Trust Yourself: Never doubt yourself when you believe something is off about your vespa/scooter/car/ECT. Only you know your vehicle and know how it runs and works when everything is properly fixed. You know what to expect from it and know when something isn't "beseder"/okay. Even if you don't have many skills nor experience with the inner workings of your/any vehicles, that doesn't change the fact that you drive it day in and day out: You know when something is wrong. So embrace that knowledge and be confident in "your feeling" that something isn't kosher with your vespa. Don't wait around for further conformation, as whatever might be wrong could really mess up your engine if you push it and know something is 'amiss. This part is especially for the ladies, as we don't get enough credit for our skills and driving experience. (And even more so, "our feelings" regarding the inner workings of machines and all that crap. As Nike says, "Just do it" or something. Trust yourself. )
Spotted: Custom Vespa Seat Design in Tel Aviv! Awesome.The next day, after the failed trip on Road 395, I tried to figure out myself what the issue was and decided to clean the air filter (-with the help from Happy Parrot's Vespa Adventures and Maintenance videos). That took some time and effort, as I have never done it before, but it felt really rewarding once I was finally done and have all the pieces back in their place. (Well, expect one screw.) I decided to test the 'pa out on the same difficult drive, to know if anything had changed. Well, yes there was a tiny result from the cleaning of the air filter: it was up to 60kms on the same hills that, yesterday, only hit 40kms per hour. Results are results, but I know that she can easily handle those inclines at 80kms plus, if I were brave enough to drive that fast at that road. Thus I only did part of the drive before turning around yet again and decided that I needed to prepare myself for a substantial loss of money (for maintenance costs).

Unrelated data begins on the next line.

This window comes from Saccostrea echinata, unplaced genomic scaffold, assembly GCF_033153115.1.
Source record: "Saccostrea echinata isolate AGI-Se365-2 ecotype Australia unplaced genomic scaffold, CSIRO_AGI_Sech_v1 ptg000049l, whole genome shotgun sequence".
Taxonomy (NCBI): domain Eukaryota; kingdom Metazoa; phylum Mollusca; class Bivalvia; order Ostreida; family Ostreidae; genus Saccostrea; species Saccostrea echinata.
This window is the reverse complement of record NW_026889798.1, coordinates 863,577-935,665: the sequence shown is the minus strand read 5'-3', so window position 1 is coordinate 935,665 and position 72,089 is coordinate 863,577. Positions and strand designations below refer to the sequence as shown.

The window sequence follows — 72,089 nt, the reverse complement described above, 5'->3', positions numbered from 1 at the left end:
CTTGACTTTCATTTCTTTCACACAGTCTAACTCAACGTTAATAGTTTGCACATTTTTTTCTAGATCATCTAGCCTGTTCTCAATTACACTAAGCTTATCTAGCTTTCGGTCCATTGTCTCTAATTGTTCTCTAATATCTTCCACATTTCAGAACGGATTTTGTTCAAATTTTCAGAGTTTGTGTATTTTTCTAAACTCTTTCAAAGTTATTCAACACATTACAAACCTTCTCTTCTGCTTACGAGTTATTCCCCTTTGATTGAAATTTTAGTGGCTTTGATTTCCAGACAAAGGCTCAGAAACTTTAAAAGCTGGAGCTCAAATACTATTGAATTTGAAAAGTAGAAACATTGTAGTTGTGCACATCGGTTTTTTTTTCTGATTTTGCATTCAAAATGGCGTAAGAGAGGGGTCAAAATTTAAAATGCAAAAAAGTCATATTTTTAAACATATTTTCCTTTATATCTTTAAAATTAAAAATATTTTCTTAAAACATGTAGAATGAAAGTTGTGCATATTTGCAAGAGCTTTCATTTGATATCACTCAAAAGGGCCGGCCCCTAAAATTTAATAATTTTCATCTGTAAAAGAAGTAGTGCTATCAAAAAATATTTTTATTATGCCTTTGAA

[youtube=http://www.youtube.com/watch?v=K3Nc6uqOrvM&feature=related]I am really happy that this whole process went fairly well and was pretty simple to complete. I hung out in Tel Aviv for the afternoon, after I dropped it off around 11 AM or so. It was ready around 4 PM. The guys, and shop, that I took it to were really nice and I'll write more about them also in part two. (In case any of you are looking for good places to take your vespa in Tel Aviv. Maybe a few of you, no?! I still am looking for male models